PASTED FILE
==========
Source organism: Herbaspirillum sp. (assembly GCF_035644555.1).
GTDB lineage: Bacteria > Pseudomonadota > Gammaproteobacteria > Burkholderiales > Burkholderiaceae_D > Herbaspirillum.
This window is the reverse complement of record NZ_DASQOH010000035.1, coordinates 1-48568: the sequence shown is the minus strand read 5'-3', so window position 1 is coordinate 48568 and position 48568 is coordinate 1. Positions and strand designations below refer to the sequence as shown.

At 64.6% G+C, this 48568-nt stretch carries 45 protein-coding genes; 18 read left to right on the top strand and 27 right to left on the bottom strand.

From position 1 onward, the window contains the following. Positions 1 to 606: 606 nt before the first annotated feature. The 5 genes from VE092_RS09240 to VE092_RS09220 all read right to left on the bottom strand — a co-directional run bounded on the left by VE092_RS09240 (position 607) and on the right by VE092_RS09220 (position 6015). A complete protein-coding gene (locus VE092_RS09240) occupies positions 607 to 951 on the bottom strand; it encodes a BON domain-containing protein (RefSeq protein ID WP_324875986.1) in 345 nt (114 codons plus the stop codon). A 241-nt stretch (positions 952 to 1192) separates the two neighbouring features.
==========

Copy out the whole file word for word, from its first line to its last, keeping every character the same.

Source organism: Herbaspirillum sp. (assembly GCF_035644555.1).
GTDB lineage: Bacteria > Pseudomonadota > Gammaproteobacteria > Burkholderiales > Burkholderiaceae_D > Herbaspirillum.
This window is the reverse complement of record NZ_DASQOH010000035.1, coordinates 1-48568: the sequence shown is the minus strand read 5'-3', so window position 1 is coordinate 48568 and position 48568 is coordinate 1. Positions and strand designations below refer to the sequence as shown.

At 64.6% G+C, this 48568-nt stretch carries 45 protein-coding genes; 18 read left to right on the top strand and 27 right to left on the bottom strand.

From position 1 onward, the window contains the following. Positions 1 to 606: 606 nt before the first annotated feature. The 5 genes from VE092_RS09240 to VE092_RS09220 all read right to left on the bottom strand — a co-directional run bounded on the left by VE092_RS09240 (position 607) and on the right by VE092_RS09220 (position 6015). A complete protein-coding gene (locus VE092_RS09240) occupies positions 607 to 951 on the bottom strand; it encodes a BON domain-containing protein (RefSeq protein ID WP_324875986.1) in 345 nt (114 codons plus the stop codon). A 241-nt stretch (positions 952 to 1192) separates the two neighbouring features.